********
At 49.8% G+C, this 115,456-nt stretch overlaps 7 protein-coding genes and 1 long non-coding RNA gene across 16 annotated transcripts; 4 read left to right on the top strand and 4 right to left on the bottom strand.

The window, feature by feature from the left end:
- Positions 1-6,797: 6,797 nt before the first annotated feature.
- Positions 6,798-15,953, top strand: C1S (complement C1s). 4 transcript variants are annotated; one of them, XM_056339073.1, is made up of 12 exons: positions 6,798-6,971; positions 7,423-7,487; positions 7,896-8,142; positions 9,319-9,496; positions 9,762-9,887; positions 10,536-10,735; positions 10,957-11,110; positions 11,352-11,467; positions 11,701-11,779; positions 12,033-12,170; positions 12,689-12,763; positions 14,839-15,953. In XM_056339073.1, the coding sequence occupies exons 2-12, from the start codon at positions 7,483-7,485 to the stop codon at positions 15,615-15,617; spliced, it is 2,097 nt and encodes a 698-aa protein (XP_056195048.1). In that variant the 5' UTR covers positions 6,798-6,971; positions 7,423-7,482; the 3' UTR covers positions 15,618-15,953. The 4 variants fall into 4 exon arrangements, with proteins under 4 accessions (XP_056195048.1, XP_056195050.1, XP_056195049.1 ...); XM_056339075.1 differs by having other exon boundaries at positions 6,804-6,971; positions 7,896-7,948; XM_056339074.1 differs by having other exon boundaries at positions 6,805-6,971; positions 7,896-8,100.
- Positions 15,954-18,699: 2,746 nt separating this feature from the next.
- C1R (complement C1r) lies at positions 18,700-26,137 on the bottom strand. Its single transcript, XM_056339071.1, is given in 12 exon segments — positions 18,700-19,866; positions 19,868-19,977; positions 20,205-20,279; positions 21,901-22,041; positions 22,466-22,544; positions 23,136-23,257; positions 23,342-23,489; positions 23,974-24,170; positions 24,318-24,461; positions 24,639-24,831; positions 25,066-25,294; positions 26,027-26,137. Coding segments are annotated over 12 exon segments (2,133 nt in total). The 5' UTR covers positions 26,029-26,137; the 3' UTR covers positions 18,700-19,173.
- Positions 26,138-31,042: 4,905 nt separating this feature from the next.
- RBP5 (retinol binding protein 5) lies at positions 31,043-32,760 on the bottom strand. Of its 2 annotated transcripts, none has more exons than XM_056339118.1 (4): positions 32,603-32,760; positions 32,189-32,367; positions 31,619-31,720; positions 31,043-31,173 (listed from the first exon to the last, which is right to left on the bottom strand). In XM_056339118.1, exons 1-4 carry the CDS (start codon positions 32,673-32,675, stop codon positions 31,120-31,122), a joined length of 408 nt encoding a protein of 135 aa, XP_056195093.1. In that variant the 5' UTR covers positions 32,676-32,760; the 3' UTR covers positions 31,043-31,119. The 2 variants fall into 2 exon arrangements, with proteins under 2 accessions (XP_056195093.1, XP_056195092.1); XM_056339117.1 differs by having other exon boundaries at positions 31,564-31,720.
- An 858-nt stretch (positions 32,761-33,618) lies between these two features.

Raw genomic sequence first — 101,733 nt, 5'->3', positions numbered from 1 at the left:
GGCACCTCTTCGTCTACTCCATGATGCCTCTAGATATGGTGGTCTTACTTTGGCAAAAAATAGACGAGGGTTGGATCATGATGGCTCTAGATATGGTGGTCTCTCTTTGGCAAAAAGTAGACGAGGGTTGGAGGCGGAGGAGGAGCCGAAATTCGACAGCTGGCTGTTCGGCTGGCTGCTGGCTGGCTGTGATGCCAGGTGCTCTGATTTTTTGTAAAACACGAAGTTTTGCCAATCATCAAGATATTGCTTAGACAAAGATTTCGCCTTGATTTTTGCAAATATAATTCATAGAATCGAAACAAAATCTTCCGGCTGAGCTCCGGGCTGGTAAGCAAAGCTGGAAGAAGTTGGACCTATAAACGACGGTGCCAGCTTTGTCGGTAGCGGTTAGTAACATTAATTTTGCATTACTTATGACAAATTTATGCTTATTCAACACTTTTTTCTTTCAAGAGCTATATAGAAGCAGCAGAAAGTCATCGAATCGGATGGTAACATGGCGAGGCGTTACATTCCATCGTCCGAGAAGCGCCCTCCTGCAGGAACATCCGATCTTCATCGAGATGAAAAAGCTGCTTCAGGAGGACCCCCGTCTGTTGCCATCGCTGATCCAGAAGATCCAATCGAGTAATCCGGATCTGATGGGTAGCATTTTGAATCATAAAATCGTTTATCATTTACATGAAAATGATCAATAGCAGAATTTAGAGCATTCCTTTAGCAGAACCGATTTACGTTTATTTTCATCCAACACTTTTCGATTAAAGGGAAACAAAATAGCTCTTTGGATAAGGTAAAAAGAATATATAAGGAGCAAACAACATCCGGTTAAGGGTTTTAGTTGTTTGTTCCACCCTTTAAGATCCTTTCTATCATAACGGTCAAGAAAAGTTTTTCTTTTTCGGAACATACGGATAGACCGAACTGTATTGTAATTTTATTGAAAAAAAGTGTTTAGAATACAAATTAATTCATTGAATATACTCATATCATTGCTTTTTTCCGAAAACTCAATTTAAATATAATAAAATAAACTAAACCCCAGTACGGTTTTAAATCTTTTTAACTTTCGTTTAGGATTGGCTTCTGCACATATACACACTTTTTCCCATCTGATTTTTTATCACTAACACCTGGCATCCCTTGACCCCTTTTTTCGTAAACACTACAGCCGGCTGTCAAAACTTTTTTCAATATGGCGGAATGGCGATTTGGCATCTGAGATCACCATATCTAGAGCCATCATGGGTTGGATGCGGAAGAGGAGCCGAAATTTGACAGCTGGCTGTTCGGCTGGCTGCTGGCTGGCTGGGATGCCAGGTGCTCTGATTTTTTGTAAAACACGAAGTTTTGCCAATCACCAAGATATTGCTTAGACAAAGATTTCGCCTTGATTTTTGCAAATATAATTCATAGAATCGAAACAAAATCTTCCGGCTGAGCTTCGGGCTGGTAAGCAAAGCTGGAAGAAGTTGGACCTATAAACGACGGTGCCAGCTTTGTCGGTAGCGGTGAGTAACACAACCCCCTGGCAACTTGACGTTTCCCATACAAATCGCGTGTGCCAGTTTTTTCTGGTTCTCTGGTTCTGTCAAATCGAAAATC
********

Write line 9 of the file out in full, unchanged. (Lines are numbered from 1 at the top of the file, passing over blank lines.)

- An 858-nt stretch (positions 32,761-33,618) lies between these two features.